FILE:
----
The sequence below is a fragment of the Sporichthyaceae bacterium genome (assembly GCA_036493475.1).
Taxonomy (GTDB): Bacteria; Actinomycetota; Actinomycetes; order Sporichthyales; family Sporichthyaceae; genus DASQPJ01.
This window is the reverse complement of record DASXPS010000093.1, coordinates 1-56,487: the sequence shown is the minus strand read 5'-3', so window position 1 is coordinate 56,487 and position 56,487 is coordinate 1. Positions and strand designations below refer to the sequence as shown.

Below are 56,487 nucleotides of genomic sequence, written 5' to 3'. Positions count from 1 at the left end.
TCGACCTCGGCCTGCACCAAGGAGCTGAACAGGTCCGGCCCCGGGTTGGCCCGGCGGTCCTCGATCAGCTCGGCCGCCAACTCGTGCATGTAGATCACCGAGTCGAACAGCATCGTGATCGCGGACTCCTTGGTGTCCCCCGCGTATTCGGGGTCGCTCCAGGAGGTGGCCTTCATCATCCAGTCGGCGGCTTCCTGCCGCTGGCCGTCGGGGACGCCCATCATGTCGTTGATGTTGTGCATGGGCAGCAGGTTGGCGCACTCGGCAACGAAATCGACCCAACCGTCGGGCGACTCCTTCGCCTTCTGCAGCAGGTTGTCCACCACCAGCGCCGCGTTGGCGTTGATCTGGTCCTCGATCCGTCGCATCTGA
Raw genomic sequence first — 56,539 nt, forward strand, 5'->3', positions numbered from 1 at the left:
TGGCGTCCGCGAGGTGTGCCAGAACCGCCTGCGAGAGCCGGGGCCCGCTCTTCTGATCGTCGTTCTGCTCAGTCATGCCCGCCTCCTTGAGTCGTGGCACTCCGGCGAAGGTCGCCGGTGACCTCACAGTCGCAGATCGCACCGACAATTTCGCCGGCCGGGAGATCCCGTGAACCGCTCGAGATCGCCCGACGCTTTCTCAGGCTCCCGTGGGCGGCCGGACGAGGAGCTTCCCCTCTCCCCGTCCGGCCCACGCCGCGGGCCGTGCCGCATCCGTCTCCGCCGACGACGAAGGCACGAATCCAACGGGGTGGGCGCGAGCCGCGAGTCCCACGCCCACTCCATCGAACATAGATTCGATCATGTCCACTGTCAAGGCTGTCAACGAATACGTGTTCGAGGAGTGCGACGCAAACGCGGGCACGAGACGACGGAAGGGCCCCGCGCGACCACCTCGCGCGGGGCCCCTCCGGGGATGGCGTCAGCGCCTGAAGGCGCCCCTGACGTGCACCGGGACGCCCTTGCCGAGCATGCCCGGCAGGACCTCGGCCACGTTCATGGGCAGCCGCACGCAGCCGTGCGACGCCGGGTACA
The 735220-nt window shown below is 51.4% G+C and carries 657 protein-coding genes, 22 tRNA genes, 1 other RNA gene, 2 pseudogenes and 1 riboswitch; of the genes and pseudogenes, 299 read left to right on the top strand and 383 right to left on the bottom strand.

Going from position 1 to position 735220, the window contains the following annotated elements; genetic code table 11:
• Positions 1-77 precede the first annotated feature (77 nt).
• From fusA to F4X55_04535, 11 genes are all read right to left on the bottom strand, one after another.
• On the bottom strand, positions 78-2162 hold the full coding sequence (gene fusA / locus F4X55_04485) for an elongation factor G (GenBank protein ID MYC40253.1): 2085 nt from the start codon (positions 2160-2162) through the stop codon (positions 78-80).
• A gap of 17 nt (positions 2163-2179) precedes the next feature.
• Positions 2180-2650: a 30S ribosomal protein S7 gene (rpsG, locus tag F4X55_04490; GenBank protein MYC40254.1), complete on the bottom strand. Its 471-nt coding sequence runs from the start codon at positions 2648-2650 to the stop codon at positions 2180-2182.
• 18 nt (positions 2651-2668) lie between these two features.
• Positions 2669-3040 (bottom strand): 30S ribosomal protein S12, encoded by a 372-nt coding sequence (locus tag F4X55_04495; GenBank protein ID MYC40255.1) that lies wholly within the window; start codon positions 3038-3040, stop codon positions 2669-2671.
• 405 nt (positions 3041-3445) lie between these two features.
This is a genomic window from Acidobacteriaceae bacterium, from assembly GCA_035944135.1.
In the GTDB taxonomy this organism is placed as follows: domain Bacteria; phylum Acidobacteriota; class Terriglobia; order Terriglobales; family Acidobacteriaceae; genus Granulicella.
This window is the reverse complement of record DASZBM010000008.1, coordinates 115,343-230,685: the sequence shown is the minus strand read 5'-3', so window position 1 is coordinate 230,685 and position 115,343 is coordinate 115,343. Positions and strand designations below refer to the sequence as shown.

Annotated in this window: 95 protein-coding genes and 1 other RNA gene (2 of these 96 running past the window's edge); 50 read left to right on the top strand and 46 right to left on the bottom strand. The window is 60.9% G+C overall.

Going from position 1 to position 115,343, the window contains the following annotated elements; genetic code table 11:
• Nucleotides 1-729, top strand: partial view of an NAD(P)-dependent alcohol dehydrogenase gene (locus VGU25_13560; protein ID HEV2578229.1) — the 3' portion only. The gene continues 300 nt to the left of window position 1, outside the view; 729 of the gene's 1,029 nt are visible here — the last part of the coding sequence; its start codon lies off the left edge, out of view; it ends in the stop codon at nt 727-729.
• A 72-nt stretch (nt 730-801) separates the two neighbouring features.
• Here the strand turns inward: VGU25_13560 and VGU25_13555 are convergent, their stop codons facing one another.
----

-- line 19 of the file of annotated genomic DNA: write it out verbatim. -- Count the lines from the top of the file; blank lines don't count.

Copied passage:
In the GTDB taxonomy this organism is placed as follows: domain Bacteria; phylum Acidobacteriota; class Terriglobia; order Terriglobales; family Acidobacteriaceae; genus Granulicella.